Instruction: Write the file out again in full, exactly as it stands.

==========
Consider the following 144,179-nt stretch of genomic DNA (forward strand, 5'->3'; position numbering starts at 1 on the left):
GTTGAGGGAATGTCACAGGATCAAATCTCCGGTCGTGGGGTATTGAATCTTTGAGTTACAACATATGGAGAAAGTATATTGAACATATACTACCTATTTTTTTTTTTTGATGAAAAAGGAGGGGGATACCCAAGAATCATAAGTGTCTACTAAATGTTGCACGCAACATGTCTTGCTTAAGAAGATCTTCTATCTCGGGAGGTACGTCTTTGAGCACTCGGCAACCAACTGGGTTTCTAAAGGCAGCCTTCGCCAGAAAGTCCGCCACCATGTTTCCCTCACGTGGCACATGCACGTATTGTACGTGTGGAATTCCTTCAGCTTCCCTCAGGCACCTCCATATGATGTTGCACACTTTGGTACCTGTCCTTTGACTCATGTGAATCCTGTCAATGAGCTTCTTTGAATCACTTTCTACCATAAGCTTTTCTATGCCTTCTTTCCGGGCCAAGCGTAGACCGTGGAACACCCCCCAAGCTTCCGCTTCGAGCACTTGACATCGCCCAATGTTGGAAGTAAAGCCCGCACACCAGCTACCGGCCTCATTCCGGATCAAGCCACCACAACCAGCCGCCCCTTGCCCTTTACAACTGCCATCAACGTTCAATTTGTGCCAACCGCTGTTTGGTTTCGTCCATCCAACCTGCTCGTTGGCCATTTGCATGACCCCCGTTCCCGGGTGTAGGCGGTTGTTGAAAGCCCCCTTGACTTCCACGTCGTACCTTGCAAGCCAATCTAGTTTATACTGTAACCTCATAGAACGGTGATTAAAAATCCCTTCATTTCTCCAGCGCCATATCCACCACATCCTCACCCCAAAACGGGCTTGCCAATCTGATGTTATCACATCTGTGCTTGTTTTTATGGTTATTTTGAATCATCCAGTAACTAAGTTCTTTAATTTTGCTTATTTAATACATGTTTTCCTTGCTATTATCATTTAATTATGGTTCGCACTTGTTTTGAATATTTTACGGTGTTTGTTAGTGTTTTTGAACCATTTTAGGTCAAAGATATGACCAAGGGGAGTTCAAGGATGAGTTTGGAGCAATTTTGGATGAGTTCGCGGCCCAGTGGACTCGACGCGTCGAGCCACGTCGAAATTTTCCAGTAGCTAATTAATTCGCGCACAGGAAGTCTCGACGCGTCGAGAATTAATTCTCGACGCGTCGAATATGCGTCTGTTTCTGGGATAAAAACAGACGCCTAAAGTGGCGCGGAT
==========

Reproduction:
Consider the following 144,179-nt stretch of genomic DNA (forward strand, 5'->3'; position numbering starts at 1 on the left):
GTTGAGGGAATGTCACAGGATCAAATCTCCGGTCGTGGGGTATTGAATCTTTGAGTTACAACATATGGAGAAAGTATATTGAACATATACTACCTATTTTTTTTTTTTGATGAAAAAGGAGGGGGATACCCAAGAATCATAAGTGTCTACTAAATGTTGCACGCAACATGTCTTGCTTAAGAAGATCTTCTATCTCGGGAGGTACGTCTTTGAGCACTCGGCAACCAACTGGGTTTCTAAAGGCAGCCTTCGCCAGAAAGTCCGCCACCATGTTTCCCTCACGTGGCACATGCACGTATTGTACGTGTGGAATTCCTTCAGCTTCCCTCAGGCACCTCCATATGATGTTGCACACTTTGGTACCTGTCCTTTGACTCATGTGAATCCTGTCAATGAGCTTCTTTGAATCACTTTCTACCATAAGCTTTTCTATGCCTTCTTTCCGGGCCAAGCGTAGACCGTGGAACACCCCCCAAGCTTCCGCTTCGAGCACTTGACATCGCCCAATGTTGGAAGTAAAGCCCGCACACCAGCTACCGGCCTCATTCCGGATCAAGCCACCACAACCAGCCGCCCCTTGCCCTTTACAACTGCCATCAACGTTCAATTTGTGCCAACCGCTGTTTGGTTTCGTCCATCCAACCTGCTCGTTGGCCATTTGCATGACCCCCGTTCCCGGGTGTAGGCGGTTGTTGAAAGCCCCCTTGACTTCCACGTCGTACCTTGCAAGCCAATCTAGTTTATACTGTAACCTCATAGAACGGTGATTAAAAATCCCTTCATTTCTCCAGCGCCATATCCACCACATCCTCACCCCAAAACGGGCTTGCCAATCTGATGTTATCACATCTGTGCTTGTTTTTATGGTTATTTTGAATCATCCAGTAACTAAGTTCTTTAATTTTGCTTATTTAATACATGTTTTCCTTGCTATTATCATTTAATTATGGTTCGCACTTGTTTTGAATATTTTACGGTGTTTGTTAGTGTTTTTGAACCATTTTAGGTCAAAGATATGACCAAGGGGAGTTCAAGGATGAGTTTGGAGCAATTTTGGATGAGTTCGCGGCCCAGTGGACTCGACGCGTCGAGCCACGTCGAAATTTTCCAGTAGCTAATTAATTCGCGCACAGGAAGTCTCGACGCGTCGAGAATTAATTCTCGACGCGTCGAATATGCGTCTGTTTCTGGGATAAAAACAGACGCCTAAAGTGGCGCGGAT